Tuesday, September 29, 2009


We are exhausted after spending last week in Klamath Falls, OR at 2009 National Sheepdog Finals.

There have been so many fantastic pictures on other blogs posted of the handlers with their dogs that I am not going to bore you with my terrible photos.

Diane Pagel kept a play by play report of the action throughout the week on her blog at

DeltaBluez Blogspot

Sunday's live action was also posted live by Pearse Ward on the National Finals Blog at

Comebye.net - A Home for Shepherds and Their Dogges

One thing we learned: Never, never, never go to Nationals without somewhere to keep your dogs. It was blazing hot during the day and I did not feel comfortable leaving my dogs in the car, or in crates near the car. So we ended up hauling them around with us on leash for five days. This proved to be difficult to manage and lessened our ability to watch and enjoy the runs.

Brynn may be a sweet loving dog to us, but in public she is difficult - regardless of all my efforts to socialize her. She is good meeting grown-up people but children are not her favorite and she barks at them when they move quickly. Other dogs are a challenge, she will growl, and snap if they get to close - many times we had to quickly remove her from the area. Over the days she did improve significantly. But I was constantly on guard to her barking or growling - so I was unable to relax.

Which meant John was unable to relax. The poor man. I ripped his head off more than once the past week. Actually, I am surprised I am still breathing, because if anyone had talked to me the way I talked to him...I would, simply kill them. But he patiently tolerates is. How? I don't know...

John was wonderful, many times he would take the dogs up to the pasture to run and potty just so I could catch a moment to watch some runs. On the last day he kept all three with him while standing in the sun so I could watch a few of the double lift runs. The seating was limited and I did not want to have any of my dogs near the fence or shedding ring on the off chance they would bark or lunge.

Perhaps it wasnt altruism rather self preservation that motivated his willingness to get away from me - but I am grateful all the same.

So many times we take our spouse for granted. Sure, they make you angry and there are times I have simply wished he would disappear (especially when he is snoring so loudly at night the walls rattle), but I love him and I appreciate how much he puts up with me, e.g., my snappy, sarcastic mouth. John found a friend in Jodi Darling. One afternoon I found him sitting with her at the "friendship mobile" in the parking lot...well on their way through a case of Corona's. He was in heaven with a beer in his hand and good conversation with a person who wasn't ripping his head off every other sentence.

John - Thank you for not killing me. Jodi - Thank you for keeping him inebriated & happy.

Watching nationals is a humbling experience. The oodles of talent and skill displayed on the field with each and every run is awe inspiring.

My favorite part was to sit in the tent and listen to the handlers discuss the runs, their training methods and their livestock - such a wealth of information.

We stayed in Tulelake, CA at Ellis Motel. It is a small family owned motel that is VERY 'retro' (another way of saying 1950's accouterments), but the beds are nice and the place is amazingly clean. The best part? It is DOG FRIENDLY! Directly next to the motel is a large field we were able to run our dogs off leash.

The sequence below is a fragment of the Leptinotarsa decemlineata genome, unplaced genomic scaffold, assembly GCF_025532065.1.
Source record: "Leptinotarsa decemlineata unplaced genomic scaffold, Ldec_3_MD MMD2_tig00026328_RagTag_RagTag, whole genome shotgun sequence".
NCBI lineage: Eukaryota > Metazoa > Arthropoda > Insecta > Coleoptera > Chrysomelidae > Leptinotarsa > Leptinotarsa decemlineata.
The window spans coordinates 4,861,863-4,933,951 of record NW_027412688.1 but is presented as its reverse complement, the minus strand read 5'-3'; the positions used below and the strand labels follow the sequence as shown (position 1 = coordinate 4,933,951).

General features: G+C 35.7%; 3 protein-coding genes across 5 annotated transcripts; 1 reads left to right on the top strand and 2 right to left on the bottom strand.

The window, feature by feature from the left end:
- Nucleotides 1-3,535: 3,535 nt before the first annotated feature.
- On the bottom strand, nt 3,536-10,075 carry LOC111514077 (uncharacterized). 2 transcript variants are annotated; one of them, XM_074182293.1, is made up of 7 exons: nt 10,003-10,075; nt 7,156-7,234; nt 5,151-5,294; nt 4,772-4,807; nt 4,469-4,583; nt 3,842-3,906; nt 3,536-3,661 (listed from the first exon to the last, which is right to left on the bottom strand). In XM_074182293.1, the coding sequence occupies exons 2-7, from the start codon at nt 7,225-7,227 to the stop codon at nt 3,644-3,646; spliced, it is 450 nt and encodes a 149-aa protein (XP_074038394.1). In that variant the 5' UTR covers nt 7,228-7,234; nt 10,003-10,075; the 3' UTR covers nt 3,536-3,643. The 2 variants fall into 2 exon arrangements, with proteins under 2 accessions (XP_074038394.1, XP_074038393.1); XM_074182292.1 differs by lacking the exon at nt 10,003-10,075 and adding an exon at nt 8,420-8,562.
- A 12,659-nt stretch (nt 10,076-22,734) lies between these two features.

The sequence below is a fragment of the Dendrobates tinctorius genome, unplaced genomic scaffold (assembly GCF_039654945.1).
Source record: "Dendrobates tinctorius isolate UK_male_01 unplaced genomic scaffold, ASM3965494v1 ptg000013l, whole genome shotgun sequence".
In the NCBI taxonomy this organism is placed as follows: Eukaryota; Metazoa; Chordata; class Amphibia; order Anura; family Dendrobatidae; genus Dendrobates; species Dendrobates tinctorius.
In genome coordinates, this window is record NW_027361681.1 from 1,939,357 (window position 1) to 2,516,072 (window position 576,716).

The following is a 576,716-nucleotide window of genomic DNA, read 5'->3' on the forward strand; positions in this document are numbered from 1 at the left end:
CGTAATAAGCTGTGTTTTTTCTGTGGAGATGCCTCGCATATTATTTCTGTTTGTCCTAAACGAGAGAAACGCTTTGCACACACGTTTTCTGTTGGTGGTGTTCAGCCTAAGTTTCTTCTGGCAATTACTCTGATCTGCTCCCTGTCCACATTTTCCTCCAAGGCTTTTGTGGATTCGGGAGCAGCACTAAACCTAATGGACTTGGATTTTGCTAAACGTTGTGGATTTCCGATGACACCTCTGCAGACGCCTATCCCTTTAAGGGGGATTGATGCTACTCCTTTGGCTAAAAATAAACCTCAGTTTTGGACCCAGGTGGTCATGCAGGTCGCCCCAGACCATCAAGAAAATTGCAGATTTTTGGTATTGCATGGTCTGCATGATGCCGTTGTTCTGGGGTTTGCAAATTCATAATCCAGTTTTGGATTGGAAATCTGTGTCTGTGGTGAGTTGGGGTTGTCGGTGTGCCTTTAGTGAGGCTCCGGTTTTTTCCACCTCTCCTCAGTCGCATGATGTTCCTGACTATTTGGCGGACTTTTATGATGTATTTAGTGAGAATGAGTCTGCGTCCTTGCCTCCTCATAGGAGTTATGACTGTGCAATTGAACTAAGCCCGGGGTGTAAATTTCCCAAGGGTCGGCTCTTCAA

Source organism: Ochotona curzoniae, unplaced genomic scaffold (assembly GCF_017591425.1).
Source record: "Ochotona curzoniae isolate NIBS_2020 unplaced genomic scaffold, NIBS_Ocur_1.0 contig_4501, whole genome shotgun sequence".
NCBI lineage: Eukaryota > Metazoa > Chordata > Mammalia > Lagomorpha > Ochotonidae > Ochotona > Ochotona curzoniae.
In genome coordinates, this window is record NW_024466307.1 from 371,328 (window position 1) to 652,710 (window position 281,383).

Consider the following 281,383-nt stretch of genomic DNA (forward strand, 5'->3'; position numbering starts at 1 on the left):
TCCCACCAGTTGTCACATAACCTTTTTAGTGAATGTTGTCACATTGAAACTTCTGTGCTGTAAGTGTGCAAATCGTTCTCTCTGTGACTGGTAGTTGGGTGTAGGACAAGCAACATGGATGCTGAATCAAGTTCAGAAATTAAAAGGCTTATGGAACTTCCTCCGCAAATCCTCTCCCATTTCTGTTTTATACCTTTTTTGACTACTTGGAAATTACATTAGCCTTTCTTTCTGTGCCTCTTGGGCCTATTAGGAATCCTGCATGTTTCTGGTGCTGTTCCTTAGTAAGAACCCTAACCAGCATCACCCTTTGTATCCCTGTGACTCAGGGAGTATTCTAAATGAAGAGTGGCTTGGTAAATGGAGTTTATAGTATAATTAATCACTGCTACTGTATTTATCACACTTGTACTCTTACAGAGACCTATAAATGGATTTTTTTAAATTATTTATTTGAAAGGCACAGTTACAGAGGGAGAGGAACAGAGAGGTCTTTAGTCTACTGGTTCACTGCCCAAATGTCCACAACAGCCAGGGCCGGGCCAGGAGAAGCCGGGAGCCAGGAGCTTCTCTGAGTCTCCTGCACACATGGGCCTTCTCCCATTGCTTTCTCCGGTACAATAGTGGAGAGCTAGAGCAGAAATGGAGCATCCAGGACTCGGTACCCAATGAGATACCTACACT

The dogs loved their morning and evening runs with their buddies. Vicki stayed at the same hotel with Blitz, Skye, Brandy, Doodle and Zoe. Our dogs were in heaven when their friends came out to play. Another new friend Patricia Pedersen (she ran a dog in Nursery) was also staying there. I will post those photos later.

One highlight of our trip was on the ride home. While driving through the mountains outside of Klamath Falls the traffic slowed. John shouted "Look at that!" when we saw a large black bear running hell bent for leather, like satan himself was chasing him out of the trees and right across the highway. Wow...those bears can seriously haul arse. What an amazing sight.

Now I am off to can more tomatoes, applesauce and pears. Later we are heading down to Fido's for some sheep time.

So glad to be home.

Monday, September 21, 2009

Floppy Frisbee

Since Beth got her stitches out it was time for some river fun.

We found a nice spot on the river that seems to be free of old fish and smelly fishermen. Or is that old fishermen and smelly fish...depends on the day I guess.

Ranger brought along his pride and joy, Floppy Frisbee.

Ranger would follow Floppy to the ends of the earth and bring him back.

But he forgets about Beth.

Beth covets Floppy too

She lets Ranger do all the swimming, then she makes her move.

It is a Floppy Threesome

Sometimes a Floppy Foursome

Occasionally we have a Floppy Quintet

Ranger is patient

Most of the time...

Sometimes he tries to assert himself.

"You cant have my Floppy"

"It is MINE"


When is Ranger going to learn that it is simply pointless to argue with a female?

No matter what, they will make your life a living hell until you just let it go...

Females stick together

Friends, defenders

Supporting & leading the way

Advocating against adversity

Standing behind you, no matter what...

The B - Girls. Sisters from a different mother

United in support

Each is beautiful

Quirky & charming

Even on a bad hair day

Ranger, face it... you are the only male in this equation.

Dude...Accept it, resistance is futile. Girls always win.

Sunday, September 20, 2009

Peaches & Tomatoes

One of the wonderful things about Washington State is the abundant produce grown locally.

We have been trying to practice the 100 mile diet concept regarding eating locally whenever possible.

My trip to Moses Lake enabled me to purchase a large amount of produce that was grown locally. After visiting the pups at Pat's house I stopped by a local orchard and bought 75 lbs of peaches, 25 lbs of nectarines and 25 lbs of apples (I am going back in a month for more apples) for approximately $50.00.

Yummy fresh peaches...